The Value of Gold Company Stocks and Gold’s Role in a Diversified Portfolio
American Century Investments
May 12, 2011
Two questions we’ve heard a lot lately are “Why haven’t the stocks kept pace with the metal?” and “What’s the right amount of gold for my portfolio?”
PART 1: Gold Bullion Versus Gold Mining Stocks
The recent disparity in performance between gold bullion and gold mining stocks is largely down to concern about higher costs to extract and refine the metal. Compare those fears with conditions in 2009 and 2010, when gold mining stocks did very well as the price of gold bullion surged, while changes in production costs were comparatively tame. This meant better top-line revenue and margin figures, making for attractive stock performance.
How Changes in Gold Prices Relate to Gold Company Profits
Here’s a quick, back-of-the-napkin example of how changes in gold’s price relate to gold company profits using approximate values and costs as of late April 2011. Say the price of gold increases from $1,000 to $1,500 an ounce, with a total production cost of around $750. So while the price of gold has increased by 50%, mining company profit margins went from $250 an ounce ($1,000 price minus $750 production cost) to $750 ($1,500 minus $750)—an increase of three times.
As a result of this relationship, gold company stocks are typically highly levered to changes in the price of the underlying metal. Over a complete pricing cycle, a 1% change in gold has typically provided a 2–3% change in the price of gold company stocks. Of course, it’s also true that this leverage works to the downside, so investors have to be prepared for some potentially sharp volatility to both the up- and downside.
Growth of $10,000: This chart displays the typical relationship between the price of gold bullion and gold company stocks over time. Since the depths of the financial crisis, an investment in the precious metal has doubled, while the value of an investment in gold mining stocks (as measured by an index of leading precious metals miners around the world) has increased about three times.
Production Costs Key
But it should also be obvious from this example that rising production costs have a very real effect on the profit margin math. It is no coincidence then that worry about higher input costs has been weighing on gold shares of late. Production costs for gold companies are largely a function of labor and energy (oil and electricity) costs, all of which vary with the age, quality, and type of mine in question. Let’s start with labor costs. Huge demand for gold has meant a significant increase in gold production and exploration operations, putting a premium on experienced mining project engineers and workers. That scarcity premium has translated into rapidly rising wages in the mining industry, and higher costs for gold miners.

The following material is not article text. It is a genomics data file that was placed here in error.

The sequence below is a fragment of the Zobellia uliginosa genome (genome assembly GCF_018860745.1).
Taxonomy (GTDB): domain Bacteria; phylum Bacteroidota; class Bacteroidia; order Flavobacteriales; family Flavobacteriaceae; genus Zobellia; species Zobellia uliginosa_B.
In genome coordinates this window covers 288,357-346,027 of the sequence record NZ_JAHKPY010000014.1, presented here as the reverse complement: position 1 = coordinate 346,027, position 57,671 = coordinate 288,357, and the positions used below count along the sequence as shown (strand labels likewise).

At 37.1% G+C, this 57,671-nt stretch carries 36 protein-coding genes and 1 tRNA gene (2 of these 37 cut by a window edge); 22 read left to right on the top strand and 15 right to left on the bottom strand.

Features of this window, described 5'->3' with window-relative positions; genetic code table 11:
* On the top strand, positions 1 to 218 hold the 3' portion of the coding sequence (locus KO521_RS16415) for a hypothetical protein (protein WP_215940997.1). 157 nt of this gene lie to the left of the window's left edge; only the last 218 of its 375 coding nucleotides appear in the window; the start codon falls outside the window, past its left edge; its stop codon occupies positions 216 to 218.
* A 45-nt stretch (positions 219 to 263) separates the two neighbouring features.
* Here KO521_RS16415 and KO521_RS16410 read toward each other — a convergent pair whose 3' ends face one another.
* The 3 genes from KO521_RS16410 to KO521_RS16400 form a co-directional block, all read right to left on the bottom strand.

Energy prices are another key input to production costs, so much so that changes in the average cost to produce gold have closely tracked changes in oil prices going back to 1990, according to analysts at RBC Capital Markets. Oil costs are forecast to rise faster than the price of gold bullion in 2011, which has some investors worried about profit margins.
Fears of Cost Increases Overdone
We do not expect margin compression in 2011; instead, we believe worry about shrinking profit margins and rising costs is overdone for several reasons. First, we think companies have done a fairly good job controlling costs and learning the lessons of the last major surge in oil prices in the mid- to late-2000s. As proof, we can cite a recent report by gold mining-industry leader Barrick, which forecast flat to lower production costs over the next five years. Second, importantly for active investors in gold company stocks, this concern does not account for the ability of individual companies to generate operational efficiencies and margin improvement regardless of what average production costs do.
For example, Newmont Mining, another leading gold producer, argued for likely margin improvement in its business going forward even allowing for output costs rising by an estimated 17% in 2011 on average. Similarly, exposure to rising oil prices relates to the type of mine in question, with deep underground operations being more energy intensive than other types of operations. Again, active investors can manage their exposure to these effects through individual security selection. Finally, gold miners also generate “byproducts” of their mining operations—silver, copper, and other metals. Prices for these byproducts have also surged along with gold. Sale of these “byproduct credits,” as they are known in the industry, are a further offset to rising costs.
Rising Dividend Payouts Also Positive
It’s also worth pointing out that many gold companies have initiated or increased dividend payments in 2010 and so far in 2011. Dividend payouts provide an additional advantage that bullion does not, and give a boost to total returns for investors in the mining company stocks. It’s worth mentioning here that there is no guarantee those dividend payouts will continue at the same level in the future.
Gold Company Stocks Look Attractively Valued